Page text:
Kate

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I came across this link on another writers' site, and found it a helpful reminder of what to look ou…
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  •  · I've not tried audio books, but it's interesting if the narrator is doing character voices, why they…
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Here's a link to an interesting 7 part Tweet by Literary agent Hannah Fergesen about critique partne…
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  •  · Workshopped can -- or does? -- refer to a formal process in which a group of writers discuss each ot…
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I read a useful bit of advice from one of my favourite writers, Bernard Cornwell.'If you're bored by…
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  •  · I re-wrote the first 10+ chapters in a whole new POV because it didn't work and had to scrap the rem…
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Details of some themed submission calls that might be of interest to short story writers and poets.h…
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If anyone would like to read one of my short stories, my HWA longlisted story is now available in Su…
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  •  · Thanks, Graham. Delighted you enjoyed it.
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Some journals which are open to short fiction submissions.https://www.authorspublish.com/35-journals…
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  •  · Brilliant, thanks Kate.

I've not tried audio books, but it's interesting if the narrator is doing character voices, why they don't prune some of the 'said's. It would seem odd to add in the monotone he said, after an obvious voice.

This sort of circles back to #18 and making sure the scene is working and doing what it needs to. In which case tagging quite possibly can be minimal.

I think she smiled/he grinned are easy action alternatives when you're trying to avoid too many she said/he said. My first drafts are certainly littered with them. But too many are going to stick out and make the writing feel like a beginners. Try coming up with an alternative action that fits with what is happening within the scene. A kid might bounce when they're excited, an adult might rub at the condensation on their wine glass when they're feeling down. Lots of possibilities. But don't tie yourself in knots trying to avoid them, or that might show through too.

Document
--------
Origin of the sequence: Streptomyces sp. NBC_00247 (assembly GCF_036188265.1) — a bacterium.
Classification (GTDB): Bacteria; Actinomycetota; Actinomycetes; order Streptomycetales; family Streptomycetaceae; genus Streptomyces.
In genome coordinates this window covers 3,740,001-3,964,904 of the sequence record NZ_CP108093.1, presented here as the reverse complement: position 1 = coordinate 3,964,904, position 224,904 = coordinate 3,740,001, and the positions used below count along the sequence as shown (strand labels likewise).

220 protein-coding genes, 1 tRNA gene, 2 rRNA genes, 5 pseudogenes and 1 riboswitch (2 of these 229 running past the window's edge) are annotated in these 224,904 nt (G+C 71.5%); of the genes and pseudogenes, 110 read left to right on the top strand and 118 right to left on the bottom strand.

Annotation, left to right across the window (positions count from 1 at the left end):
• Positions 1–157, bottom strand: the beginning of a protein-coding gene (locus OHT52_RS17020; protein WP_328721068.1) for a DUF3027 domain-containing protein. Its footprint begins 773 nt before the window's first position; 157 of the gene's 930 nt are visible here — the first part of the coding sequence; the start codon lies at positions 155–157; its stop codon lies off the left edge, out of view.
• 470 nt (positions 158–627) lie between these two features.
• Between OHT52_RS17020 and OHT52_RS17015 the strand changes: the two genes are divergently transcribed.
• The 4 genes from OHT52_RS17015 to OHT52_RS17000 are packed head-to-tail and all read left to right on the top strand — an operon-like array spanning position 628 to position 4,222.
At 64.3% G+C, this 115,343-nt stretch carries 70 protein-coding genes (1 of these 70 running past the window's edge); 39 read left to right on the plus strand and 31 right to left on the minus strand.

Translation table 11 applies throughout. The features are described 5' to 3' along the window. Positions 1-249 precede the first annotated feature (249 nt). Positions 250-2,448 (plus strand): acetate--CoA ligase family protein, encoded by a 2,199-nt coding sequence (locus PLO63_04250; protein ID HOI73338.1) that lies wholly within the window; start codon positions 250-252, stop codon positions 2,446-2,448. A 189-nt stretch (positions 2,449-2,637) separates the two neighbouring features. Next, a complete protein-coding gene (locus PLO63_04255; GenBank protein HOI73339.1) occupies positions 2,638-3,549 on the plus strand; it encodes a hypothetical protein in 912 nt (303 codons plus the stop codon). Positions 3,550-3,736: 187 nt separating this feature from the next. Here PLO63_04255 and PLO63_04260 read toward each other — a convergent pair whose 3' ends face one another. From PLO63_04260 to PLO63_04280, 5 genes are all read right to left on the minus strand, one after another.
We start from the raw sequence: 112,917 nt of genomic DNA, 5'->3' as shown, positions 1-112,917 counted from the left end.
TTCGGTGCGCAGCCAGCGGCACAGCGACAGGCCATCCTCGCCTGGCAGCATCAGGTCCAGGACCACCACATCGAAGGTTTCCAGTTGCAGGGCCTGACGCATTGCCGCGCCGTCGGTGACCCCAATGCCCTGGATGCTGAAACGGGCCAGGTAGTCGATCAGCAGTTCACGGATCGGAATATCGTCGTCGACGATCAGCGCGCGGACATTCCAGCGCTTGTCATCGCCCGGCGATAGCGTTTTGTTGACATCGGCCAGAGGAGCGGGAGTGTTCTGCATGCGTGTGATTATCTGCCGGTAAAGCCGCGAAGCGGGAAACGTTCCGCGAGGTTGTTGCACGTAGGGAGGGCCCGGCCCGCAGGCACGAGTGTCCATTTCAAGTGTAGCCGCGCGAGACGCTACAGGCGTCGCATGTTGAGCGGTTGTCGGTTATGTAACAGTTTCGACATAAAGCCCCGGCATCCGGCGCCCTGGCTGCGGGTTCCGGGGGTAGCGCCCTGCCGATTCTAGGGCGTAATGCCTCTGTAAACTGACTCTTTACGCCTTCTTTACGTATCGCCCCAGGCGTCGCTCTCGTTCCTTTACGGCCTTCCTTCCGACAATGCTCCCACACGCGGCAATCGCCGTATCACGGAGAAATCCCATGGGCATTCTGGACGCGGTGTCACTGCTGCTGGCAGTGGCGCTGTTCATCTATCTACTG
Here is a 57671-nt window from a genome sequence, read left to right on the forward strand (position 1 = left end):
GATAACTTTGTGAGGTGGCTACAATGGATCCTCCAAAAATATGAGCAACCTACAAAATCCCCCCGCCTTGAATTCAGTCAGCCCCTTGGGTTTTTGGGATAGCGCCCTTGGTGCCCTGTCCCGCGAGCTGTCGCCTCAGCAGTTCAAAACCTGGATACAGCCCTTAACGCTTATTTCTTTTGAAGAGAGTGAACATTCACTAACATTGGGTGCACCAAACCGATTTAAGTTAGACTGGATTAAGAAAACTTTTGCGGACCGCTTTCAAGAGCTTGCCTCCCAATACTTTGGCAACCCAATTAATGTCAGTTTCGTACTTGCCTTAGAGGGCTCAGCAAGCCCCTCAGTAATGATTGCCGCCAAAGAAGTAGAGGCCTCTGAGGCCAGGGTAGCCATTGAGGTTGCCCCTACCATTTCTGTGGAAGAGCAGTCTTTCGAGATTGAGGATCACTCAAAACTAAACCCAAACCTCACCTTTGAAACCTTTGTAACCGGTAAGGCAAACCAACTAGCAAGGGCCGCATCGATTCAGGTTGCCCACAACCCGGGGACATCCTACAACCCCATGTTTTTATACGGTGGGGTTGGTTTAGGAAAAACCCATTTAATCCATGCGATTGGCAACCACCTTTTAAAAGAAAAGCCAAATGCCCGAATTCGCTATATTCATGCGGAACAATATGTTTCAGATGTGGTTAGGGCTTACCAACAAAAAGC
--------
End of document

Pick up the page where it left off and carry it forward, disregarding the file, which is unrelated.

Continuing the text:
Have you tried using the find function to hi-light all your smiles/shrugs. That way you can see on the page how many you've got and thin them out if they start to look like dandelions on a lawn. 

The Emotions Thesaurus gives lots of suggestions for tics. Worth a look if you've not come across it before.

There's an awful lot crammed into #18, Glyn. As you say, it doesn't have to be melodrama. I suppose the idea of the goal is to make sure the chapter has a narrative drive and the characters aren't just sitting around having a chat. Perhaps added to this section should be 'what is seeded for the next scene', to avoid the predictable rhythm you mention.

I'll be applying #30 to my sentences in future. A clever tip.

Added a forum 

I came across this link on another writers' site, and found it a helpful reminder of what to look out for as I dive into another round of edits. Hope others find it interesting too - 32 writing rules by Alan Guthrie. I particularly like number 20!

https://notetoselfhumanize.wordpress.com/2010/09/14/32-writing-rules-allan-guthrie/

Always a pleasure, Julie. It’s a lovely book and your poems turned out beautifully. Congratulations to Jon too - cheeky 🐿 

I've started a new project. Figured all those lock down books were just flooding the slush piles and I should move on.

I saw the same on Twitter for the agent who ghosted me!!! WHY?

Great news, Lynn. (And great advice). I've got everything crossed for you.

I had the same experience as Lynn. Hugely enthusiastic response from an agent. Then ghosted. It's very unfair and unprofessional, but what can you do. 

I guess it's another lesson in developing a thick skin and not pinning hope on full MS requests. And you're right. Perseverance is the key. Good luck.

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